Home Commodities Persistently High Commodity Prices Could Delay Interest Rate Cuts, World Bank Says

Persistently High Commodity Prices Could Delay Interest Rate Cuts, World Bank Says


By Giulia Petroni

Global commodity prices are expected to soften this year and next but remain considerably above prepandemic levels, making it harder for central banks to lower inflation and loosen monetary policy, the World Bank said.

Commodity prices plunged nearly 40% between June 2022 and June 2023, driving a reduction of more than two percentage points in global inflation, but they have remained broadly unchanged since then, according to the bank’s latest report.

“A key force for disinflation-falling commodity prices-has essentially hit a wall. That means interest rates could remain higher than currently expected this year and next,” Chief Economist and Senior Vice President Indermit Gill said on Thursday.

European Central Bank President Christine Lagarde said in an interview with CNBC last week that the central bank has to be extremely attentive to commodity-price movements, particularly energy and food, as they have a direct and rapid impact on inflation.

The ECB signaled that it could start lowering its key interest rate in June, while the Federal Reserve indicated that cuts will likely come later in the year after recent data pointed to strong economic activity in the U.S.

The World Bank forecasts its commodity price index to fall by 3% this year and 4% next year, staying about 38% above the 2015-19 average at a time when inflation is still above targets across many economies.

Persistently higher prices in spite of subdued economic growth are mainly due to heightened geopolitical risks, tight supplies for many industrial commodities, and higher demand for base metals bolstered by clean-energy technologies, according to the institution.

The main upside risk to prices is a regional escalation of the conflict in the Middle East, which could stoke global inflation and further delay monetary easing. “A range of adverse outcomes remains possible,” the World Bank said. “Further conflict escalation involving one or more key oil producers could result in extraction and exports in the region being curtailed, rapidly lessening global oil supply.”

Any trade disruptions in the Strait of Hormuz–one of the world’s most important routes for oil that connects the Persian Gulf to the Arabian Sea–would cause a substantial increase in prices, affecting crude, liquefied natural gas and fertilizers.

Moderate supply disruptions could raise the average price for Brent, the international oil benchmark, to $92 per barrel this year, while a more severe disruption could see prices surpass $100 per barrel, raising global inflation by nearly one percentage point, the World Bank said.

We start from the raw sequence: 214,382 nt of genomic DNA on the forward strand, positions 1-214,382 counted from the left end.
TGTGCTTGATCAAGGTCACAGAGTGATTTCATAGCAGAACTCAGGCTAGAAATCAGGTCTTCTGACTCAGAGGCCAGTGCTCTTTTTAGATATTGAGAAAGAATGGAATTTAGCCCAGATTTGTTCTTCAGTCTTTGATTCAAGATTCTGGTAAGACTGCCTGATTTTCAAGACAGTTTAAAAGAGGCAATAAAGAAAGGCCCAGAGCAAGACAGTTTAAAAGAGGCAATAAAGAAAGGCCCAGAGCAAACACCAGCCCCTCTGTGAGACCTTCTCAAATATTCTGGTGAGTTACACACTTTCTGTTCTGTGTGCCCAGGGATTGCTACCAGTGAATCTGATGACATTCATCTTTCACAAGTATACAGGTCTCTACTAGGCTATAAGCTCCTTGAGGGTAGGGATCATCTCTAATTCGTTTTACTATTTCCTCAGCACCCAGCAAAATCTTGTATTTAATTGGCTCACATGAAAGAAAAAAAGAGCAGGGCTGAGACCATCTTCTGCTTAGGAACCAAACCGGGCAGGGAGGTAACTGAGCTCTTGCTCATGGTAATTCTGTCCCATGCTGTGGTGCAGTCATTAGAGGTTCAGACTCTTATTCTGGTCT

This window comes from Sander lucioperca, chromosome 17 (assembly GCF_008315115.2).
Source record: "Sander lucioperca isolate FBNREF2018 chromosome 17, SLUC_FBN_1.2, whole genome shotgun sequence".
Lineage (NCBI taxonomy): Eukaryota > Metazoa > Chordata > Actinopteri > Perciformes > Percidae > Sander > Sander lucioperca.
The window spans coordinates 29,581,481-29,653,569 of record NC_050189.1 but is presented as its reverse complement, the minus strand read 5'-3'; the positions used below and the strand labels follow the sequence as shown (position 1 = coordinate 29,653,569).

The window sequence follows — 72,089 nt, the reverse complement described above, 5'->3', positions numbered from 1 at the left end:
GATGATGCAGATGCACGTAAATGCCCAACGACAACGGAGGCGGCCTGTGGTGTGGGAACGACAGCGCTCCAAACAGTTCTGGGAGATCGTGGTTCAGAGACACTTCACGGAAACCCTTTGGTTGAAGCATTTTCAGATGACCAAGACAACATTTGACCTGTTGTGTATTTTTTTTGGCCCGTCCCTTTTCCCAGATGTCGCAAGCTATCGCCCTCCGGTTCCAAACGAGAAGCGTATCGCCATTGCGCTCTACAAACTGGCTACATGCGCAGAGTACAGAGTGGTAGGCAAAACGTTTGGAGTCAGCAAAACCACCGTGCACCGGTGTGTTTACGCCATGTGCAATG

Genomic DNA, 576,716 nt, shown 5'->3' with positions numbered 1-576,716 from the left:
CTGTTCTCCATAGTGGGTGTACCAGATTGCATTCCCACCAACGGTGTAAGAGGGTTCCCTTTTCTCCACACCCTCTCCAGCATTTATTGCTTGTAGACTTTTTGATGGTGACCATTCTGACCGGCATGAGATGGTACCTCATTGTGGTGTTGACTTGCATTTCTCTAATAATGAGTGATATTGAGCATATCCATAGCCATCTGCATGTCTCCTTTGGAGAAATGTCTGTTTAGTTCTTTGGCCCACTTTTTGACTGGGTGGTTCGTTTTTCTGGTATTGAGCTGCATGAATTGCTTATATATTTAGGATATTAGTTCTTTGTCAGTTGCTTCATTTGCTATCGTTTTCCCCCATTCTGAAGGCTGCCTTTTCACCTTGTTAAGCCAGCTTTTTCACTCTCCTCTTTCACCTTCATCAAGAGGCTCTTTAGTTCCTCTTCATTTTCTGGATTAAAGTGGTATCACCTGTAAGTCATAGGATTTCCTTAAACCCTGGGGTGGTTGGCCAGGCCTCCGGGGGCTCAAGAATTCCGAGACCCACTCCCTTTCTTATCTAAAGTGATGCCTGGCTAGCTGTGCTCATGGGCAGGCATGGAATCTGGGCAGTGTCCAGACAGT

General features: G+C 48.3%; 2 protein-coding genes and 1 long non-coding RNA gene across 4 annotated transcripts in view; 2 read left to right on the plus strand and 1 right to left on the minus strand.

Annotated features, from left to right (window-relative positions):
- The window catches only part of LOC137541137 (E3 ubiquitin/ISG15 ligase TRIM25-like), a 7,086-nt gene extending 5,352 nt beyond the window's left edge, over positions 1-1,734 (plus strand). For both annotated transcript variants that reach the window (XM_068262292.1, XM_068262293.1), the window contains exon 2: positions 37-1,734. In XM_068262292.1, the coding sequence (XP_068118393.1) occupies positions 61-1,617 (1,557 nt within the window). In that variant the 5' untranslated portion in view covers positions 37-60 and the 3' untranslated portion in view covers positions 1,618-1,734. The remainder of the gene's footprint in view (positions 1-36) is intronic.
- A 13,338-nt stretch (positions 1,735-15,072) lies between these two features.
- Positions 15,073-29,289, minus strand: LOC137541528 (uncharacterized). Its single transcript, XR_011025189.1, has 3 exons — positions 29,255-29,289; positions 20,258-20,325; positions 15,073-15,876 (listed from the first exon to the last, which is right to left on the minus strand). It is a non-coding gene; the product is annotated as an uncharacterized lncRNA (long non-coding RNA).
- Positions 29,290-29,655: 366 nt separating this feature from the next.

Other upside risks include lower U.S. energy supply and the possibility of shale oil producers failing to meet production targets, as the industry currently tends to allocate an increased portion of profits to shareholders rather than reinvesting them into extraction, the bank said. On the other hand, a faster-than-anticipated unwinding of OPEC+ curbs and disappointing global economic growth could be bearish for oil.

Crude benchmarks rose significantly last week on news that Israel launched a retaliatory strike against Iran, spiking fears of a widening regional conflict, but retreated shortly after on signs of de-escalation. Brent crude surged to $91 in early April, nearly $34 per barrel above the 2015-19 average. The international oil benchmark is now trading around $87 a barrel, while West Texas Intermediate, the U.S. oil gauge, is at around $83 a barrel.

A more bearish sentiment is also supported by prospects of higher-for-longer interest rates, as lower borrowing costs typically stimulate the economy and demand for crude. Economists now expect the Fed to start cutting rates in September rather than June, later than the ECB and the Bank of England.

Assuming no conflict-related supply disruptions, the World Bank forecasts Brent crude at an average of $84 a barrel in 2024, up from $83 a barrel last year, and $79 a barrel in 2025 on improving supply conditions.

Oil production is expected to grow 0.8 million barrels a day this year–less than half the increment seen in 2023–mainly driven by U.S. supply. Consumption growth should decelerate to about 1.2 million barrels a day and further slow next year, as the expected rollback of OPEC+ cuts will push production higher and result in building inventories.

European natural-gas prices are instead forecast to tumble nearly 28% this year due to ample storage levels, before rebounding in 2025; while U.S. natural-gas prices should moderately decline before climbing roughly 46% next year as new LNG terminals help facilitate exports. Benchmark Dutch TTF prices are currently trading around EUR29 a megawatt-hour.

Meanwhile, food prices are expected to fall this year and next, partly driven by higher supplies and moderating El Nino weather conditions, while fertilizer prices are forecast to decrease due to lower costs for inputs such as natural gas, the World Bank said.

Metals such as copper and aluminum instead should rise, bolstered by demand for electricity-grid infrastructure and electric vehicles, as well as solar panels and other renewable-power infrastructure.

Write to Giulia Petroni at giulia.petroni@wsj.com

(END) Dow Jones Newswires

04-25-24 0714ET

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